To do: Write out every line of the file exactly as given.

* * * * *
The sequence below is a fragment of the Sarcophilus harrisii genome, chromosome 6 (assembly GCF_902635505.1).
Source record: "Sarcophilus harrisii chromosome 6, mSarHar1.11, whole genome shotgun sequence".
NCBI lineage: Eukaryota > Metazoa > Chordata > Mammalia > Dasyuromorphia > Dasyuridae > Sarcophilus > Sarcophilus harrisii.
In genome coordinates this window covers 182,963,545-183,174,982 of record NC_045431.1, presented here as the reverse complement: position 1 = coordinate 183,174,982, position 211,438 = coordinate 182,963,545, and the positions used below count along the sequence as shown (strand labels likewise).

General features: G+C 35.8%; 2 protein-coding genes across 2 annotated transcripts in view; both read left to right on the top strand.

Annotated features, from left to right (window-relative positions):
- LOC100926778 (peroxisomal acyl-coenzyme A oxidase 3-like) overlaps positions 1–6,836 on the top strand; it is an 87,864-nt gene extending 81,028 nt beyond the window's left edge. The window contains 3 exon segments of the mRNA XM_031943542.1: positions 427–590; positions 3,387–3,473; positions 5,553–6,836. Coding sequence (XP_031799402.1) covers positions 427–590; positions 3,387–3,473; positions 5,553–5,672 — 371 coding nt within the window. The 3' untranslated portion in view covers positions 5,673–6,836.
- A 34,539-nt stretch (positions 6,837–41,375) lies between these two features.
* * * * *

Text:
The sequence below is a fragment of the Sarcophilus harrisii genome, chromosome 6 (assembly GCF_902635505.1).
Source record: "Sarcophilus harrisii chromosome 6, mSarHar1.11, whole genome shotgun sequence".
NCBI lineage: Eukaryota > Metazoa > Chordata > Mammalia > Dasyuromorphia > Dasyuridae > Sarcophilus > Sarcophilus harrisii.
In genome coordinates this window covers 182,963,545-183,174,982 of record NC_045431.1, presented here as the reverse complement: position 1 = coordinate 183,174,982, position 211,438 = coordinate 182,963,545, and the positions used below count along the sequence as shown (strand labels likewise).

General features: G+C 35.8%; 2 protein-coding genes across 2 annotated transcripts in view; both read left to right on the top strand.

Annotated features, from left to right (window-relative positions):
- LOC100926778 (peroxisomal acyl-coenzyme A oxidase 3-like) overlaps positions 1–6,836 on the top strand; it is an 87,864-nt gene extending 81,028 nt beyond the window's left edge. The window contains 3 exon segments of the mRNA XM_031943542.1: positions 427–590; positions 3,387–3,473; positions 5,553–6,836. Coding sequence (XP_031799402.1) covers positions 427–590; positions 3,387–3,473; positions 5,553–5,672 — 371 coding nt within the window. The 3' untranslated portion in view covers positions 5,673–6,836.
- A 34,539-nt stretch (positions 6,837–41,375) lies between these two features.